But I guess the thing is, it falls flat for me because somehow I feel like the audiences have missed the point; sort of like if they’ve all watched The Man Who Wasn’t There all the way through, and still believe the narrator is pretty much reliable, pretty much sensible, and not a victim of his own idiocy… and then somehow identify with him, and try to dress like him and talk like him.
That is, they miss the way he’s undercut in that scene where his wife comes home, annoyed that he’s been taken in by yet another door-to-door sales scam, and you realize: this guy’s a sucker. A moron. He’s hopeless! This calm, cool, collected cold fish of a man isn’t that at all: he’s small, and weak-minded, and gullible, and pathetic!
And you sympathize with him a little, but not as much as you did up till that point. And then you sit there thinking, wait, why was I so sympathetic?
Lewbowski’s like that: he’s a mannequin, a hollow man. Much of what he says is just an echo of something someone else has said. He has no ideas or thoughts of his own, he takes no action except what he’s pushed into, and he’s not worth much as a character in terms of motivation, drive, or purpose. The “big” Lebowski may be an asshole, but his critique of the small Lewbowski seems to me somehow like a veiled, but astute, metafictional criticism of the latter as a character.
Which makes it ironic that he is so widely celebrated by so many. Especially since so many of those who celebrate him, resemble him in ways that one doesn’t need to be a prick like the “big” Lebowski to despise.
To be frank: sometimes, I actually feel as if maybe the Coen Brothers were underhandedly satirizing the very man-child-populated segments of society that have taken up the film as a definitive, iconic, and indispensable part of their popular culture. People prattle on about how “The Dude” (the Jeff Bridges character) is a kind of modern-day Buddha, representing a philosophical position, when, if you’re paying any attention at all, you’ll realize that what’s true of the “nihilists” is also true of him: he believes in nothing, and nearly everything he says is simply the repetition (maybe with slight variation) of what others have said earlier.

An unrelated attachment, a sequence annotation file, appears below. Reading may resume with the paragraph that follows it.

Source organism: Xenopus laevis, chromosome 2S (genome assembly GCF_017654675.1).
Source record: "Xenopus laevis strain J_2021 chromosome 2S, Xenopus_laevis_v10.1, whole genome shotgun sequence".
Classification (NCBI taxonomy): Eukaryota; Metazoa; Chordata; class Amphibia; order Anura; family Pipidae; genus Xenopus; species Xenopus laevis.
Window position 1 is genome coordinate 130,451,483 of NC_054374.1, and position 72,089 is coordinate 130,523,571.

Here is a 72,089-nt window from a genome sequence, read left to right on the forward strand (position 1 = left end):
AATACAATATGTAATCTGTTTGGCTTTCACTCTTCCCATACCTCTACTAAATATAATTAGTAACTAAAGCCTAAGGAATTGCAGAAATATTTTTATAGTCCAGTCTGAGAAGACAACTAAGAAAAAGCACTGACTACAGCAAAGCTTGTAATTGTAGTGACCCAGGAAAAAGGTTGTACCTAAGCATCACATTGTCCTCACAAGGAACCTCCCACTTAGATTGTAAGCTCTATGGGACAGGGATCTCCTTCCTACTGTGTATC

“The Dude” is a do-nothing pot-head, celebrated by do-nothing potheads, and his history as a member of the Seattle Seven feels like a kind of key to unlocking this point: while the “big” Lebowki’s criticisms are completely capitalist in nature, The Dude’s rejection of that value system doesn’t constitute any active opposition, or the adoption of some other active value system: the culminating action of his rejection of the “big” Lebowki’s money-centric values is simply to bowl and get pizza. To sit on the couch and smoke a joint and watch TV.
Except, of course, that the cowboy who turns up in the film a few times, and narrates it–who is credited as “The Stranger”–keeps on going on about how wonderful The Dude is, and The Dude and Walter (and the big Lebowski, and Bunny, and Jackie Treehorn, and pretty much everyone except poor, useless Donnie) survives and loses very little in the deal. (If you don’t count The Dude’s rug.)
I don’t know. I can see a way to learn from it: this is a comedy-noir, rather than a tragedy (or black comedy) noir like Fargo. I mean comedy in the Shakespearean sense: it has a happy ending. The morons end up screwed, but almost all alive.
Maybe that’s the thing: one of the appeals of the Coens’ work is that there usually is a price to pay for stupidity. That is a didactic and artificial moral code imposed onto narrative and onto the universe, as much as any other. Maybe they flouted it in this film to make that very point. But it doesn’t feel like it, and I don’t feel such a reading is exactly supportable… I dunno. Rather, they seem to be doing something akin to what The Dude does, refusing to take a position and refusing to impose any kind of moral view onto their characters here.
Either way, I don’t feel particularly driven to celebrate it. It certainly won’t displace the brilliant The Man Who Wasn’t There from my top ten list of films, or the one I recommend people check out if they’re curious about the Coen Brothers–that, or Fargo, which is also a wonderful film. But The Big Lebowki sits at the top ten of my list of films that trick people into misreading. I think most of the film’s fans would hate the movie, if they actually grasped it more deeply. But then, maybe that’s part of the point: that stupidity doesn’t usually kill people: it just leaves them incredibly blind–and incredibly incompetent–at seeing their own flaws even when they’re projected onto a screen right in front of them.